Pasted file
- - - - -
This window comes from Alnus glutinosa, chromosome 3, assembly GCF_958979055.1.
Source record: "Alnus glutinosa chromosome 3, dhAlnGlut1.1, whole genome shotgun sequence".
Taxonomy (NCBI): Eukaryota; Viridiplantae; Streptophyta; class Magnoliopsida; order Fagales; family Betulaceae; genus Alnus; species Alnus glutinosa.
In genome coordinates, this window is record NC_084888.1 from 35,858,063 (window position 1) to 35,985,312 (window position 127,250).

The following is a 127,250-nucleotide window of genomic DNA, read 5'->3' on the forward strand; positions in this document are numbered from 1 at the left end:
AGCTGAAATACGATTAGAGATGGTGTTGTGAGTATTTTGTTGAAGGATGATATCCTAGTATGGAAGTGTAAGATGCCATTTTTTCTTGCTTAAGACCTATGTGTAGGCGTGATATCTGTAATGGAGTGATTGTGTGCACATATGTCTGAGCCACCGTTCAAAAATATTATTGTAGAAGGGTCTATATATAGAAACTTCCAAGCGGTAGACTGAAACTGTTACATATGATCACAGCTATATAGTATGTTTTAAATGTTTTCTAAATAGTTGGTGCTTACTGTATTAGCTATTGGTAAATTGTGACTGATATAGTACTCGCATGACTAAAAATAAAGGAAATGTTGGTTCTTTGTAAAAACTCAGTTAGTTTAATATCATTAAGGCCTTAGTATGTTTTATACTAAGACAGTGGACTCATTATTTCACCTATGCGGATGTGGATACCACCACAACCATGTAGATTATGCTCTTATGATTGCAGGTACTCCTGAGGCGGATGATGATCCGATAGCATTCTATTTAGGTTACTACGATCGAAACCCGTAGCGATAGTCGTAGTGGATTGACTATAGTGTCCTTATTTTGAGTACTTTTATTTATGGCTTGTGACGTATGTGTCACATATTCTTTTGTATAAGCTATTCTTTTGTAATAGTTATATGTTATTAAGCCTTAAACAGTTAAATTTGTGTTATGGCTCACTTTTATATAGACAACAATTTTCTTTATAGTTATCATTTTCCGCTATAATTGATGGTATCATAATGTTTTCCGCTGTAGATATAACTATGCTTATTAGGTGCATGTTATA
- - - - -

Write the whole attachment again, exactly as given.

This window comes from Alnus glutinosa, chromosome 3, assembly GCF_958979055.1.
Source record: "Alnus glutinosa chromosome 3, dhAlnGlut1.1, whole genome shotgun sequence".
Taxonomy (NCBI): Eukaryota; Viridiplantae; Streptophyta; class Magnoliopsida; order Fagales; family Betulaceae; genus Alnus; species Alnus glutinosa.
In genome coordinates, this window is record NC_084888.1 from 35,858,063 (window position 1) to 35,985,312 (window position 127,250).

The following is a 127,250-nucleotide window of genomic DNA, read 5'->3' on the forward strand; positions in this document are numbered from 1 at the left end:
AGCTGAAATACGATTAGAGATGGTGTTGTGAGTATTTTGTTGAAGGATGATATCCTAGTATGGAAGTGTAAGATGCCATTTTTTCTTGCTTAAGACCTATGTGTAGGCGTGATATCTGTAATGGAGTGATTGTGTGCACATATGTCTGAGCCACCGTTCAAAAATATTATTGTAGAAGGGTCTATATATAGAAACTTCCAAGCGGTAGACTGAAACTGTTACATATGATCACAGCTATATAGTATGTTTTAAATGTTTTCTAAATAGTTGGTGCTTACTGTATTAGCTATTGGTAAATTGTGACTGATATAGTACTCGCATGACTAAAAATAAAGGAAATGTTGGTTCTTTGTAAAAACTCAGTTAGTTTAATATCATTAAGGCCTTAGTATGTTTTATACTAAGACAGTGGACTCATTATTTCACCTATGCGGATGTGGATACCACCACAACCATGTAGATTATGCTCTTATGATTGCAGGTACTCCTGAGGCGGATGATGATCCGATAGCATTCTATTTAGGTTACTACGATCGAAACCCGTAGCGATAGTCGTAGTGGATTGACTATAGTGTCCTTATTTTGAGTACTTTTATTTATGGCTTGTGACGTATGTGTCACATATTCTTTTGTATAAGCTATTCTTTTGTAATAGTTATATGTTATTAAGCCTTAAACAGTTAAATTTGTGTTATGGCTCACTTTTATATAGACAACAATTTTCTTTATAGTTATCATTTTCCGCTATAATTGATGGTATCATAATGTTTTCCGCTGTAGATATAACTATGCTTATTAGGTGCATGTTATA